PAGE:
LEDs and Contrast Threshold: More than Just Energy Efficiency|
While much of the focus on Marine lighting has lately been on the reduced energy usage benefits switching to LED’s from Halogens represents, there is more to the story than just prolonging the charge time of your crafts batteries. If you search the internet or read the magazines dedicated to boating, you’re likely to see all sorts of stories touting the great reductions in electrical drain on a boats energy reserves that LED’s produce and little else. While this is definitely true and certainly worth talking about, LEDs offer more than just a way to improve the electrical efficiency of your crafts lighting systems.
One of the most often heard complaints associated with a Halogen bulb is that the color of the light it produces is yellowish. This is because although Halogen bulbs have good color rendering, they produce a great deal of light in the red end of the light spectrum. Manufactures try to compensate and move the color of the light produce by halogens further into the white end of the light spectrum by applying coatings that filter out the yellow colors that hover just above the red end of the light spectrum. Although somewhat effective at improving the color of the light emitted, Halogens still retain their characteristic yellow tinge, and some of the beneficial white light ends up being filtered out as well.
Further compounding the problem, the coatings used in Halogen bulbs tends to be inconsistent, leading to noticeable differences in the light quality of identical bulbs produced by the same manufacturer, particularly when place side by side. Now, the problem here is not just one of aesthetics or consistency. Although most people assume that a bulb with a higher CRI will inherently reproduce colors better, this is not the true indicator of a bulb’s effectiveness. In many applications, especially those found in the marine environment, it is very important that objects be not only well illuminated, but illuminated clearly. What this means is not that you are just throwing a lot of light on an object, but that the light you are directing on an object is revealing its aspect sharply and with good definition.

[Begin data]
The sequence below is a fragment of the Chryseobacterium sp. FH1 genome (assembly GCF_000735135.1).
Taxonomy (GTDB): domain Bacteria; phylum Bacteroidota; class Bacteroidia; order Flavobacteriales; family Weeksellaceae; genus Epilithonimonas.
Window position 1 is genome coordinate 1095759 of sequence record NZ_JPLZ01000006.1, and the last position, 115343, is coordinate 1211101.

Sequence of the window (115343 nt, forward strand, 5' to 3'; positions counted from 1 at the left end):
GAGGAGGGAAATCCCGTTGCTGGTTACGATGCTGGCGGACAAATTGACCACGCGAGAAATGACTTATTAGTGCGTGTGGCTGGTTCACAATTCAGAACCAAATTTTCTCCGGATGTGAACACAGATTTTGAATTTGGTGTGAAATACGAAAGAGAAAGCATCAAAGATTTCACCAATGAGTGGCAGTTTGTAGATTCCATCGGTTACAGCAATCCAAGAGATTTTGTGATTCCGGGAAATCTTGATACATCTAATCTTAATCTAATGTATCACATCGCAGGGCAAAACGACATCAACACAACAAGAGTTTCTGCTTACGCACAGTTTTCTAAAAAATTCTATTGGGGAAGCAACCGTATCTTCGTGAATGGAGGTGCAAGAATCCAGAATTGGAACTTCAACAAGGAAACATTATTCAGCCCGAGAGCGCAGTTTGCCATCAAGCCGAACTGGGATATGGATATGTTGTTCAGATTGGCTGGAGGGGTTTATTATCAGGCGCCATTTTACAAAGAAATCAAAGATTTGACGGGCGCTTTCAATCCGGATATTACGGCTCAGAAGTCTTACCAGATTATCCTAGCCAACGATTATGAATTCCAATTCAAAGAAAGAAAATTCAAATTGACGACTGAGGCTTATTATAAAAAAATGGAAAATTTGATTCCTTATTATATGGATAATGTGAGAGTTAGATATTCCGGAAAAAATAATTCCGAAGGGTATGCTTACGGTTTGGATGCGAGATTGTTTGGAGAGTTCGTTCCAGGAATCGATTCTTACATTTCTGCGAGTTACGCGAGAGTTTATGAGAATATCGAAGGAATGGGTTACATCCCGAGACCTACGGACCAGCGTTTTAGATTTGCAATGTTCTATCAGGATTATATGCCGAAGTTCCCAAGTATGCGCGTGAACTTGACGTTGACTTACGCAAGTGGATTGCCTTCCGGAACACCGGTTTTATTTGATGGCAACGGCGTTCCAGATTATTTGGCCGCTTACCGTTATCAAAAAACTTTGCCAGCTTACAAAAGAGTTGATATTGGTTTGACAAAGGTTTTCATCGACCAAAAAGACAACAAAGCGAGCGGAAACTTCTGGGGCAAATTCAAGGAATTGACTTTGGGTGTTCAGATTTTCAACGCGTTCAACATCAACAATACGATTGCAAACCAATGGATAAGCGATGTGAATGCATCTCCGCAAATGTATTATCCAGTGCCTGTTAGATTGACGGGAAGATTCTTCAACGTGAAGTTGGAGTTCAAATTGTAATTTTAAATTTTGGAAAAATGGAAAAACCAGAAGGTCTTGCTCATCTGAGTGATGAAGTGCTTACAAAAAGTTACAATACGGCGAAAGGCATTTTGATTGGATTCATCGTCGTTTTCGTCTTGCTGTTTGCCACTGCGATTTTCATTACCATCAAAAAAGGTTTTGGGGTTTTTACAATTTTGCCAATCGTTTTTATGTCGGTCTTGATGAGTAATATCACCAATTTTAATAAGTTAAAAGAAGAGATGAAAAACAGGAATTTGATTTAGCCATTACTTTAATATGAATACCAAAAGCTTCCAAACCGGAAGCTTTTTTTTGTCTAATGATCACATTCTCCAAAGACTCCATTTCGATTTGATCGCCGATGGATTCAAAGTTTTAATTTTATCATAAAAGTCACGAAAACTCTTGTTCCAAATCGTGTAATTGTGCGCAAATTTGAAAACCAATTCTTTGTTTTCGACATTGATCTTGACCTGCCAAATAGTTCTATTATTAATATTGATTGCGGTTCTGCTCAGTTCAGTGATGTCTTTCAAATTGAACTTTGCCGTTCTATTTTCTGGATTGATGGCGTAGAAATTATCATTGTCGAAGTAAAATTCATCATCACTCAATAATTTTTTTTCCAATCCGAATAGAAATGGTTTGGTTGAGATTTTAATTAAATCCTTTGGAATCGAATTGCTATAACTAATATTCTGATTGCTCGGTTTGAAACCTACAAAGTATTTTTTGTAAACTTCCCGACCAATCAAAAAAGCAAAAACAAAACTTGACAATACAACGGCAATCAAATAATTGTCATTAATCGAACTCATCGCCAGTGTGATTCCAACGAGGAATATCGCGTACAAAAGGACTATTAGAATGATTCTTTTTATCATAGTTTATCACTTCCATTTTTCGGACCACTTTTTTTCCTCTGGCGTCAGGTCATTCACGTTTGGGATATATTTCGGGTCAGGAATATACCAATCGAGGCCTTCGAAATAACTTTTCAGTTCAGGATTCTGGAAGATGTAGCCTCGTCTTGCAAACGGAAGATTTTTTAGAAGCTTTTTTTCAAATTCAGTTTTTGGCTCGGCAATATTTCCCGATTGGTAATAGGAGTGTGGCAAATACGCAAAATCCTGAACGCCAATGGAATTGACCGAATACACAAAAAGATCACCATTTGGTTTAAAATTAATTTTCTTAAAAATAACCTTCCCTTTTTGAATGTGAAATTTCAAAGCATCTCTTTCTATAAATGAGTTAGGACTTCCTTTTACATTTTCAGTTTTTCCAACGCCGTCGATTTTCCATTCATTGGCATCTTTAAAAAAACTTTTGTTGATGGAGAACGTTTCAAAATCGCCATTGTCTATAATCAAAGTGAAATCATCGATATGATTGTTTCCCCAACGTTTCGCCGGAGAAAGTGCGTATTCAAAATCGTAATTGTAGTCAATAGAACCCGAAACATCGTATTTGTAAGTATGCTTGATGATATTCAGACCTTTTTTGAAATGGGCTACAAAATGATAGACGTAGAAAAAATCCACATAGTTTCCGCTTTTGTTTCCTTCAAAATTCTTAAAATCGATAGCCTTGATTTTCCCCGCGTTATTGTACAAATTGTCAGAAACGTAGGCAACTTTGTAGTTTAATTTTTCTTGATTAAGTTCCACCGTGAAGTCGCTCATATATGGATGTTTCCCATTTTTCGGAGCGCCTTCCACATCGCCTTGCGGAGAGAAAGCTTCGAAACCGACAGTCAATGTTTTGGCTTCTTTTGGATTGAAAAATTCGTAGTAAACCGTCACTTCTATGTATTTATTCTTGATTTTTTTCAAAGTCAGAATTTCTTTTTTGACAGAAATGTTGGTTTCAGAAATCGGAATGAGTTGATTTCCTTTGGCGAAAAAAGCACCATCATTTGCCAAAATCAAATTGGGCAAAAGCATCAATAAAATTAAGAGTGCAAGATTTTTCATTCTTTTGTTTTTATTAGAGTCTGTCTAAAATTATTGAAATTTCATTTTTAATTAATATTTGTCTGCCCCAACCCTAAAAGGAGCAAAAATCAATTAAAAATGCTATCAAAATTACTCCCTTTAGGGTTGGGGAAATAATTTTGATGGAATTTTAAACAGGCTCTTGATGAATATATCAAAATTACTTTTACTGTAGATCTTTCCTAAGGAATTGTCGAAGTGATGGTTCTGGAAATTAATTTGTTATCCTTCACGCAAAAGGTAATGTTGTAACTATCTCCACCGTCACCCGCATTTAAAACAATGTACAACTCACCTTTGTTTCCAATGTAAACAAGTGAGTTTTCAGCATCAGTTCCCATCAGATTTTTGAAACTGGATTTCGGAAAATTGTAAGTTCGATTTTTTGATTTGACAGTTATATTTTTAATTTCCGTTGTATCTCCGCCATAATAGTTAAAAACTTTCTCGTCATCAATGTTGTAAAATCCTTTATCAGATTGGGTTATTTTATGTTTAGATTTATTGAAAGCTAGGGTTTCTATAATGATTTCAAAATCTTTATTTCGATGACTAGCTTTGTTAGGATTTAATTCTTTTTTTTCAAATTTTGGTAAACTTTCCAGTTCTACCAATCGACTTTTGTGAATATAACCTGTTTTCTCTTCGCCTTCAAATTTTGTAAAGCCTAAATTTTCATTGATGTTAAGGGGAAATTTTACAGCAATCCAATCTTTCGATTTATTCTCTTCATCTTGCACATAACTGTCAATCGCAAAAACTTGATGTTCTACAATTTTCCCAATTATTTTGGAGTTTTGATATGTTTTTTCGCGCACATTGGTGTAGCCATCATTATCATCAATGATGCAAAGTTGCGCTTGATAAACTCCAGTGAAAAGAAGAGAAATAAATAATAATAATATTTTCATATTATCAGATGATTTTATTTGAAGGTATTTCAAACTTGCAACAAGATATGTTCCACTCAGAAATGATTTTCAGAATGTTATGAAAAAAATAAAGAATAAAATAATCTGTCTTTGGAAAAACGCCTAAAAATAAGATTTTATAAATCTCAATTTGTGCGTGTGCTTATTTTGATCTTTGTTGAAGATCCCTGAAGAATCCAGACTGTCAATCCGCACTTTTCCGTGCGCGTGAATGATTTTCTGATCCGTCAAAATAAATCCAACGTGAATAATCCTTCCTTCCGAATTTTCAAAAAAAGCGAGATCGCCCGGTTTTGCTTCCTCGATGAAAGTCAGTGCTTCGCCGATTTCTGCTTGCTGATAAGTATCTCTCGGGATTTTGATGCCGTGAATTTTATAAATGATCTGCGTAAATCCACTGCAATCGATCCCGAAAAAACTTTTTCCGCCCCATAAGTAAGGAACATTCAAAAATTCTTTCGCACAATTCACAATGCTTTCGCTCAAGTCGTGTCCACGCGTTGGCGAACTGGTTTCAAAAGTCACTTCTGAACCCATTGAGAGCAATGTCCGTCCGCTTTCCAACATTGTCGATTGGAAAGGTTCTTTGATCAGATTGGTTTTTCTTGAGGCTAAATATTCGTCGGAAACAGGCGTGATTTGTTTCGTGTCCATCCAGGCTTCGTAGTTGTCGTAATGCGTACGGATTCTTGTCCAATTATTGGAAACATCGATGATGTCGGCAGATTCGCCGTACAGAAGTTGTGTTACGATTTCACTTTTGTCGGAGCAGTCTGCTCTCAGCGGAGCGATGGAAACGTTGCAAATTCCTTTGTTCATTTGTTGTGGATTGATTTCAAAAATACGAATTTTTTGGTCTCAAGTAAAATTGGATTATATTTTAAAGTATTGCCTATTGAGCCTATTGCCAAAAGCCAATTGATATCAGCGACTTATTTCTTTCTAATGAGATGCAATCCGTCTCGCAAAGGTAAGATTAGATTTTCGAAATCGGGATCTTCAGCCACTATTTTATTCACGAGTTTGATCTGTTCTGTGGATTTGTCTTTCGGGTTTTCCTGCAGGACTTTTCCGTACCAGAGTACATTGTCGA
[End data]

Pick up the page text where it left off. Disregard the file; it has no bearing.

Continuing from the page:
The Lighting Research Center in Troy, New York conducted tests to determine whether white light has a beneficial effect on the vision of motorists. What they found was that color rendering played less of a role in the ability to make out objects at a distance than would normally be assumed, and that the actual color of light played a larger role in determining how well an object stands out against its surroundings. To understand this seeming contradiction it is necessary to understand that in order to see an object there must be a certain luminescence difference between the object and its background, otherwise known as contrast.
The amount of contrast needed to view an object is known as the contrast detection threshold. The lower the contrast threshold the easier it is to detect an object. The tests determined that white light gives a lower luminance threshold than yellow light, particularly at sizeable off-axis angles and low light levels. What this tells us is that it is easier to see objects with white light than it is with yellow light. This explains why even with powerful Halogen beams, we seem to sometimes have difficulty with discerning the positioning and even relation of an object in comparison to its surroundings.